This week, we’re starting to make the last turn to the end of the semester, and I decided it would be useful to finish up with first a turn to the very concrete issue of actual computers in actual classes this week and then a turn to current issues/future issues of the so-called “digital humanities” and beyond. To get started, this is where we’ll talk about Charles Moran’s “From a high-tech to a low-tech writing classroom: ”You can’t go home again.” And I would recommend reading this article before you read Erin Karper’s “Make It Do or Do Without.”
Obviously, this is a “historical” piece in that Charles Moran is talking about giving up teaching in a computer lab for a semester seventeen years ago. I think what se see here are some things that are different about computer labs and some things that are still the same. For example, one of the big differences for me with teaching in a computer lab now versus then (and I did teach in computer labs way back then) is nowadays, students don’t use the computers in the labs to do their actual writing. Back then, most undergraduates (particularly freshmen) didn’t have computers, so they would show up in the computer labs with handwritten drafts that they typed and revised in the lab.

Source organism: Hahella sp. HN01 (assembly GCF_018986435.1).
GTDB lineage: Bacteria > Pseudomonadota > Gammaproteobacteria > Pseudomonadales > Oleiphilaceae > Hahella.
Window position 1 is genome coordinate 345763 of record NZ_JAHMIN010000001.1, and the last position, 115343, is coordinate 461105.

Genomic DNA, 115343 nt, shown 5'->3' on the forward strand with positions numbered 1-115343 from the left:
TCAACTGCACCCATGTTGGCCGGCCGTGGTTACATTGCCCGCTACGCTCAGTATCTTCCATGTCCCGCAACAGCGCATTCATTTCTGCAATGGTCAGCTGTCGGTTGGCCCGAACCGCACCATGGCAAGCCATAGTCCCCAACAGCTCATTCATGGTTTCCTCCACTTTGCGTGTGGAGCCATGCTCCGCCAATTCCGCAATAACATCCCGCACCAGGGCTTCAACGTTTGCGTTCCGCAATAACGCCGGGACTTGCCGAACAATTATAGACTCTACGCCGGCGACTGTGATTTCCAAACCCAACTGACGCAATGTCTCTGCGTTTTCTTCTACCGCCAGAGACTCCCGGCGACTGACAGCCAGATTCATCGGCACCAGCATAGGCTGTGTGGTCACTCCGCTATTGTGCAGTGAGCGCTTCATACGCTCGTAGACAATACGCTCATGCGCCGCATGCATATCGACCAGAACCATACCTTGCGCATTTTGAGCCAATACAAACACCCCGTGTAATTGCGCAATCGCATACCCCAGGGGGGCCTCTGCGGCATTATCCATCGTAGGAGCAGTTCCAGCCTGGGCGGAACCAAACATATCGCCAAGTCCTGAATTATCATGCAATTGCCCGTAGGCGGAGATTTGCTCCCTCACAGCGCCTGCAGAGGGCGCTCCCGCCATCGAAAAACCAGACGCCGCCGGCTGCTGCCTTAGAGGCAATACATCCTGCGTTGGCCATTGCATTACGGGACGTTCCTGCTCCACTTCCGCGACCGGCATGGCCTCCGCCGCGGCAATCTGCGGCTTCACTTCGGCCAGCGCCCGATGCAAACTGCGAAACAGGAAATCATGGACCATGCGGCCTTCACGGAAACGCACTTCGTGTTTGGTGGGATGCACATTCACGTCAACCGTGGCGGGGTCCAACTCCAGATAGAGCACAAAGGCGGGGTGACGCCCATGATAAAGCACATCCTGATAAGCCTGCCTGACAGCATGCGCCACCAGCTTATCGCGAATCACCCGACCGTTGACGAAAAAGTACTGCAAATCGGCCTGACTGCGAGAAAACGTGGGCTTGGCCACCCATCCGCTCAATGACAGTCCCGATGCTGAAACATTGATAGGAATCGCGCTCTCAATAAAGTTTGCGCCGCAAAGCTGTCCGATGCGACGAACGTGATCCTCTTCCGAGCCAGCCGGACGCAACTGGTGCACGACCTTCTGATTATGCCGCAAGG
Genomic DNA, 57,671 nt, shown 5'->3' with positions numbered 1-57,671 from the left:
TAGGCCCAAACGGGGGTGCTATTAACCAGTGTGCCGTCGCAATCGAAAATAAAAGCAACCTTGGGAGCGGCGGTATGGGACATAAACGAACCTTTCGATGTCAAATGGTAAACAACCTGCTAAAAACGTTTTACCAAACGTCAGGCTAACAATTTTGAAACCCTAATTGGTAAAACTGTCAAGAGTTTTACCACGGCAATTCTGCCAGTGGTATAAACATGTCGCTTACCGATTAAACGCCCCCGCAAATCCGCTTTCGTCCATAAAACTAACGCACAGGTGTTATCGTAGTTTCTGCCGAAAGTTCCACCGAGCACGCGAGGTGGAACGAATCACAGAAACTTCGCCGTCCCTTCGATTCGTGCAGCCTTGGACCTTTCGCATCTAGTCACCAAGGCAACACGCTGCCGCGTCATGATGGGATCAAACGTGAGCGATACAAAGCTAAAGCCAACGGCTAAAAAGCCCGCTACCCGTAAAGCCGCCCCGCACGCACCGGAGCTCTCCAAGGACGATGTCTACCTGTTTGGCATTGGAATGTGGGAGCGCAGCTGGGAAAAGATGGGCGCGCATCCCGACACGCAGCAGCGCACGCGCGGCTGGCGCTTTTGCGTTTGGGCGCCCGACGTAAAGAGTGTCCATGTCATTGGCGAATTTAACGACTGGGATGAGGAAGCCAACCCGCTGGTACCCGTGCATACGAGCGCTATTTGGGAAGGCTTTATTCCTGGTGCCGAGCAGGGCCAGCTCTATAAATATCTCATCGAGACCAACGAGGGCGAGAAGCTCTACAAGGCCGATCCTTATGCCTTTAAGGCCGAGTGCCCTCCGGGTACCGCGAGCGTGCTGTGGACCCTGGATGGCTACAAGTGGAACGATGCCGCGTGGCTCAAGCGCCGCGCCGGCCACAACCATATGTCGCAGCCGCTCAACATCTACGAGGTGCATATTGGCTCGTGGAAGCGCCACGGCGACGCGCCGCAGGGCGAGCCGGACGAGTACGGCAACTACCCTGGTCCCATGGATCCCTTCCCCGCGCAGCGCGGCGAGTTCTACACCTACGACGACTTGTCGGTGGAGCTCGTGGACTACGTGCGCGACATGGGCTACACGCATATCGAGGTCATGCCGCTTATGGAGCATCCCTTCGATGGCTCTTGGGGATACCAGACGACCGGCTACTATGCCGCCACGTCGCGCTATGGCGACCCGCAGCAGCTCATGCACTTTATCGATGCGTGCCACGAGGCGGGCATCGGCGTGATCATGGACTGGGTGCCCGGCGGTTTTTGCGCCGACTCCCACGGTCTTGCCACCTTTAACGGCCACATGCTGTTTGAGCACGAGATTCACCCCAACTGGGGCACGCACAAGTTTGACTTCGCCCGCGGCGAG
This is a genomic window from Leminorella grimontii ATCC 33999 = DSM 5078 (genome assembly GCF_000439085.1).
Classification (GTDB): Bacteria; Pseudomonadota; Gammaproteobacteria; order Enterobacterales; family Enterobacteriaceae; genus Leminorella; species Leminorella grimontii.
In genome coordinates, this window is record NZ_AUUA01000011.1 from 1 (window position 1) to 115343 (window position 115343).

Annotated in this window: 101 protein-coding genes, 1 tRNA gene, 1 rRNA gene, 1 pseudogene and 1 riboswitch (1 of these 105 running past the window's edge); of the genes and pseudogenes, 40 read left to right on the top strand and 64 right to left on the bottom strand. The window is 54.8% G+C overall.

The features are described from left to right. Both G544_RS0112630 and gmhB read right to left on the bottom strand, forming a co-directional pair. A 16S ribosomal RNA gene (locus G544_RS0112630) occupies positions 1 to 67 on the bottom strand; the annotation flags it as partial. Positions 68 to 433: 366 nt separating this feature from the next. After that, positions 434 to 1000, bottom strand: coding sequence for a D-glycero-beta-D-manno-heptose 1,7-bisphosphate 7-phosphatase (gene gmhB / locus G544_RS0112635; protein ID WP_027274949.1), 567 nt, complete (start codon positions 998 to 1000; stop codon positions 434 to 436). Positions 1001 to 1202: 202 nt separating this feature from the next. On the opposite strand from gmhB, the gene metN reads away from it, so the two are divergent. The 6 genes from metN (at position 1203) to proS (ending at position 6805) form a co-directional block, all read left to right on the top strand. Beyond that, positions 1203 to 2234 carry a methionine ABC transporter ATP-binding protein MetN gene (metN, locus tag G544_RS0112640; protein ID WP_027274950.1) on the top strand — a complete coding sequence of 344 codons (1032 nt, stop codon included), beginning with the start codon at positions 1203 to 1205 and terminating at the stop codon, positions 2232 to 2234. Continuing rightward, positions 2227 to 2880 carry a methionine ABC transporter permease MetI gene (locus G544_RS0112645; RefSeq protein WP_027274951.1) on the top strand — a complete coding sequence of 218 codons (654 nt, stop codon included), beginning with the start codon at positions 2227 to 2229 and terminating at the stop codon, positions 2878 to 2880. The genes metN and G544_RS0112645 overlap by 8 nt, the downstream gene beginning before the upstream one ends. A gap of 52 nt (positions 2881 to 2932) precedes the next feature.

The other reason I assigned this essay is because I actually experienced this myself last fall– well, almost. I was assigned to teach first year writing not in a computer lab for the first time in a long time. I say “almost” because I just flat-out couldn’t do it and I got my class transferred to a computer lab. So I can relate to a lot of what Moran is talking about here with his frustrations in terms of collecting paper, the communication between students, and just the whole problem of, as he says, not being able to “go home” again.